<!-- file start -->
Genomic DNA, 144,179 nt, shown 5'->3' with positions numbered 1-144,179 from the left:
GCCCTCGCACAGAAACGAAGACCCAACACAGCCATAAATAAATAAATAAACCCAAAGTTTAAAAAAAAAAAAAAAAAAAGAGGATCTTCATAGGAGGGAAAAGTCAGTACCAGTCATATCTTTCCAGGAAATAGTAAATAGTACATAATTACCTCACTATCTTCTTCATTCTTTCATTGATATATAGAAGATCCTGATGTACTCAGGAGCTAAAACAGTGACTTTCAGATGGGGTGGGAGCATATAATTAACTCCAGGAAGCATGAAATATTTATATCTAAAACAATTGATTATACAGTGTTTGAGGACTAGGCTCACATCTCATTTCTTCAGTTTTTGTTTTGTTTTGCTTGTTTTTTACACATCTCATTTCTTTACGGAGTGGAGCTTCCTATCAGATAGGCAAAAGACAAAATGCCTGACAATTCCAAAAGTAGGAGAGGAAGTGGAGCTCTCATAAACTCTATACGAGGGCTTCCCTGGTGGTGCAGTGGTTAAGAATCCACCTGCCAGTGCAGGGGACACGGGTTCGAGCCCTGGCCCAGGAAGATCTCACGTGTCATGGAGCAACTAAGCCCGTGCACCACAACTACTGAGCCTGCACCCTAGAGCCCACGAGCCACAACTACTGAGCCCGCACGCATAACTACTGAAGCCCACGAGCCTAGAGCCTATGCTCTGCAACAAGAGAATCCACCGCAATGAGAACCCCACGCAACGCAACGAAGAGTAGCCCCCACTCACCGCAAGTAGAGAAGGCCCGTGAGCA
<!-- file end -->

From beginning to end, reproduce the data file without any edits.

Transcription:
Genomic DNA, 144,179 nt, shown 5'->3' with positions numbered 1-144,179 from the left:
GCCCTCGCACAGAAACGAAGACCCAACACAGCCATAAATAAATAAATAAACCCAAAGTTTAAAAAAAAAAAAAAAAAAAGAGGATCTTCATAGGAGGGAAAAGTCAGTACCAGTCATATCTTTCCAGGAAATAGTAAATAGTACATAATTACCTCACTATCTTCTTCATTCTTTCATTGATATATAGAAGATCCTGATGTACTCAGGAGCTAAAACAGTGACTTTCAGATGGGGTGGGAGCATATAATTAACTCCAGGAAGCATGAAATATTTATATCTAAAACAATTGATTATACAGTGTTTGAGGACTAGGCTCACATCTCATTTCTTCAGTTTTTGTTTTGTTTTGCTTGTTTTTTACACATCTCATTTCTTTACGGAGTGGAGCTTCCTATCAGATAGGCAAAAGACAAAATGCCTGACAATTCCAAAAGTAGGAGAGGAAGTGGAGCTCTCATAAACTCTATACGAGGGCTTCCCTGGTGGTGCAGTGGTTAAGAATCCACCTGCCAGTGCAGGGGACACGGGTTCGAGCCCTGGCCCAGGAAGATCTCACGTGTCATGGAGCAACTAAGCCCGTGCACCACAACTACTGAGCCTGCACCCTAGAGCCCACGAGCCACAACTACTGAGCCCGCACGCATAACTACTGAAGCCCACGAGCCTAGAGCCTATGCTCTGCAACAAGAGAATCCACCGCAATGAGAACCCCACGCAACGCAACGAAGAGTAGCCCCCACTCACCGCAAGTAGAGAAGGCCCGTGAGCA